Fueled by Social Unrest and Protests, Rage Against the Machine Albums Have Re-Entered the Music Charts


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Rock Cellar Magazine
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There hasn’t been a new album from Rage Against the Machine since 2000, but the Los Angeles band remains as relevant as ever nonetheless — and this week, the group’s incendiary 1992 debut album re-entered the music charts.

The album, which originally peaked at No. 45 back in the ’90s, re-enters the Billboard 200 at No. 174, interest in the band’s music picking up a feverish pace in the wake of social unrest and protests in the streets stemming from the May 25 killing of George Floyd at the hands of police in Minneapolis.

Renewed interest in the band helped the Rage Against the Machine album land at No. 8 on the iTunes Top Albums chart (it’s now No. 9), while Evil Empire (1996) landed at No. 35 and The Battle of Los Angeles (1999) turned up at No. 39.

It’s Rage Against the Machine’s self-titled debut record, after all, that features “Killing in the Name,” a song inspired by the 1992 Los Angeles riots and specifically discussing protesting and police brutality.

Guitarist Tom Morello, meanwhile, has been extremely active on his social media pages (and on SiriusXM) in recent weeks, discussing the protests and, amusingly, dealing with people on the internet who somehow didn’t know his music was *always* political in nature:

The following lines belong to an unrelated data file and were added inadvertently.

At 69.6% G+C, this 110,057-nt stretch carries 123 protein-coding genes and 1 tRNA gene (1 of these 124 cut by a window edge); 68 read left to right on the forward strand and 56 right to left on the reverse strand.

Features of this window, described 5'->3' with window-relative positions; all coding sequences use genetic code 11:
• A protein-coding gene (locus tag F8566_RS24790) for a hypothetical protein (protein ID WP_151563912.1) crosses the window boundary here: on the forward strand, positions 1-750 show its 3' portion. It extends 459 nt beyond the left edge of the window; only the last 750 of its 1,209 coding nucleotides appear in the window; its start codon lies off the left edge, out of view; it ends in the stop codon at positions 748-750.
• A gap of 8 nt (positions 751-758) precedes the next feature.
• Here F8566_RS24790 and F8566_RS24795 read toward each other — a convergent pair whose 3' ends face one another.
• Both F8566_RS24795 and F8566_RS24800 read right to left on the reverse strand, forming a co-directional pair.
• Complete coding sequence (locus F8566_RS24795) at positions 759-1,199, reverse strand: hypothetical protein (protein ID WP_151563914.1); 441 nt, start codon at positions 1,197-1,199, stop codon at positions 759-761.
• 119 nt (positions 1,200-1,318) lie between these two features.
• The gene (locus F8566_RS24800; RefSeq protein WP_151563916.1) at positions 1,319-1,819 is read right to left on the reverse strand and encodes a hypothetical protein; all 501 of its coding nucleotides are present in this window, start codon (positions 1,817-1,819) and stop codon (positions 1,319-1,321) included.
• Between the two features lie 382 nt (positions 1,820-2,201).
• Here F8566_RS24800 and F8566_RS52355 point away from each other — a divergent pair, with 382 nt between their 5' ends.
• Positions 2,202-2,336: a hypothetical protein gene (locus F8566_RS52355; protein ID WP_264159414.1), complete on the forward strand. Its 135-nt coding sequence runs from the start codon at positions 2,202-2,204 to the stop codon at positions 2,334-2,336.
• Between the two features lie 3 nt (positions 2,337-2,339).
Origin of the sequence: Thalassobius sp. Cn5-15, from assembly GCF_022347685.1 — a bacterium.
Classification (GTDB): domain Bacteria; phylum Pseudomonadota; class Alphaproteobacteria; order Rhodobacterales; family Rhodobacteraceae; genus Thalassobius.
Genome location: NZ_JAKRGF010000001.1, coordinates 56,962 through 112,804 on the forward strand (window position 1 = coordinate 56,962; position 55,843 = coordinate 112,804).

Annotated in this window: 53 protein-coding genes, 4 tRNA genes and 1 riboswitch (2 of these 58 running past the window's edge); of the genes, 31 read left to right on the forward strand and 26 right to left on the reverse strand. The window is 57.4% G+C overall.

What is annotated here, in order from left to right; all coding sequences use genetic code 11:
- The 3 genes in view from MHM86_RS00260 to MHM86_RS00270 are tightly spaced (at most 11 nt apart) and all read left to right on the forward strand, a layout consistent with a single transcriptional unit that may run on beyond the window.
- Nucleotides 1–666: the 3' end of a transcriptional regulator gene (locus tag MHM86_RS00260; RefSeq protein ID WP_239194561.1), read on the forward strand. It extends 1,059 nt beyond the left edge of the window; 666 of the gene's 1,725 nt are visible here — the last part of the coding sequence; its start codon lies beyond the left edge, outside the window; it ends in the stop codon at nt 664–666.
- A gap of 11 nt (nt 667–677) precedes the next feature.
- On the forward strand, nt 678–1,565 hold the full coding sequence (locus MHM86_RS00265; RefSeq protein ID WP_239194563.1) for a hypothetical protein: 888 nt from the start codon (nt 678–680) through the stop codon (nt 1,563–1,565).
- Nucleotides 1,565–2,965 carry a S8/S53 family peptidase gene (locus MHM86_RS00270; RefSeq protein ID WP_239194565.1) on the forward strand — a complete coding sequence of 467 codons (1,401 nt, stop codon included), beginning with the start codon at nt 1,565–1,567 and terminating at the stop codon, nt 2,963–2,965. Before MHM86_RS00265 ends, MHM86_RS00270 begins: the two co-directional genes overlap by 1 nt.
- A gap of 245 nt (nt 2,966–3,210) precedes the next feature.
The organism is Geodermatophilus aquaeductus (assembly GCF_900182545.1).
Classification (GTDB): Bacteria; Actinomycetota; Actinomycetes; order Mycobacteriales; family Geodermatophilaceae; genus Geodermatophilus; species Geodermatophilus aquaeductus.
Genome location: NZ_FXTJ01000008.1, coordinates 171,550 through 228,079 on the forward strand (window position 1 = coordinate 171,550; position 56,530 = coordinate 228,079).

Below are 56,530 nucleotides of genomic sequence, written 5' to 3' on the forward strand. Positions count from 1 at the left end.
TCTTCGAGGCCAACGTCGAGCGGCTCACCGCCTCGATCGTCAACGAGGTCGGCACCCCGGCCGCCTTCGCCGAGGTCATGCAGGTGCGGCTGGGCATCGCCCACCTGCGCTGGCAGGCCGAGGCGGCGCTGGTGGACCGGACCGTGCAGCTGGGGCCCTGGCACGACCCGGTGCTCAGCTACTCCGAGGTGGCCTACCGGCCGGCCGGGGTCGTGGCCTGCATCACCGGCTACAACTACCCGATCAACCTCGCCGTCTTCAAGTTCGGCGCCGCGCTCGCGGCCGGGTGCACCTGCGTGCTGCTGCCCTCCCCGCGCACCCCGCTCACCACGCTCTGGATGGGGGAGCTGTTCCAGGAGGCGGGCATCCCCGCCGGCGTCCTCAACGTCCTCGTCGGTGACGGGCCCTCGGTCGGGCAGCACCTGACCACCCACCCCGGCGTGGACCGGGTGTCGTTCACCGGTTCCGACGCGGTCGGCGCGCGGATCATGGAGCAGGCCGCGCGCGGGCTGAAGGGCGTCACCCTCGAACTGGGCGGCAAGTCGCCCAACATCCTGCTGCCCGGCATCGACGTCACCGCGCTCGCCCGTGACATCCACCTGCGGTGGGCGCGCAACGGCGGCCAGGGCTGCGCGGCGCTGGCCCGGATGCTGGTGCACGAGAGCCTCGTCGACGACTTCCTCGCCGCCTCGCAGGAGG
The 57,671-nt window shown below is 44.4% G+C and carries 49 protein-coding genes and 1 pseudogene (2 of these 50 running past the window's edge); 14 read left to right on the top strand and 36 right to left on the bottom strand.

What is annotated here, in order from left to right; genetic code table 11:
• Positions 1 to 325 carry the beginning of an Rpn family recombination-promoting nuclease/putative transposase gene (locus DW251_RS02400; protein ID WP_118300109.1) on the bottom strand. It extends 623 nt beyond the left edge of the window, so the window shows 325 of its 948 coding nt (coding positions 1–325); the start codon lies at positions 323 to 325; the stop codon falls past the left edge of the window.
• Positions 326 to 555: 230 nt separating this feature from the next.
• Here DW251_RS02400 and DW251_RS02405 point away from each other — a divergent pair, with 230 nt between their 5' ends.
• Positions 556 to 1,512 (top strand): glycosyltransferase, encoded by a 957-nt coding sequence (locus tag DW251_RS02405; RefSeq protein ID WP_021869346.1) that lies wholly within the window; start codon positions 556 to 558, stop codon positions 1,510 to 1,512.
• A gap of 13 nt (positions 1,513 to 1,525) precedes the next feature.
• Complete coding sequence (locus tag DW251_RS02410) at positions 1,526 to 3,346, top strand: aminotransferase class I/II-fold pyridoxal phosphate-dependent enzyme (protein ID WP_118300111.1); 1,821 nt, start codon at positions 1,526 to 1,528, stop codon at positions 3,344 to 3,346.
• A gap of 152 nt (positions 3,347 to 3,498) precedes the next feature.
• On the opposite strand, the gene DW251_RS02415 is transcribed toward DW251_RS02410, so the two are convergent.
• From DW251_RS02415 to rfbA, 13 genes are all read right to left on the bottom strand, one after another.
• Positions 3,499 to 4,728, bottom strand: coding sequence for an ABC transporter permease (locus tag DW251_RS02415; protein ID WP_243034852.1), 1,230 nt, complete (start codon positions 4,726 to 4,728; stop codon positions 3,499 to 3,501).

“Killing in the Name” was also brought back to the current conversation recently by superstar rapper/actor Machine Gun Kelly and renowned drummer Travis Barker, who protested in the streets together before channeling their anger into a cover of the song:

10-year-old music prodigy Nandi Bushell has also tried her hand covering a Rage classic for the Black Lives Matter movement, as she premiered a rendition of “Guerrilla Radio” a few weeks back:

Were it not for the COVID-19 pandemic, Rage Against the Machine would be out on the road right now on a hugely anticipated reunion tour — but the pandemic ruined those plans, keeping the group off the road until (at least) Summer 2021.

There may not be Rage Against the Machine reunion concerts right now, but their music is still striking as powerful a chord as ever.


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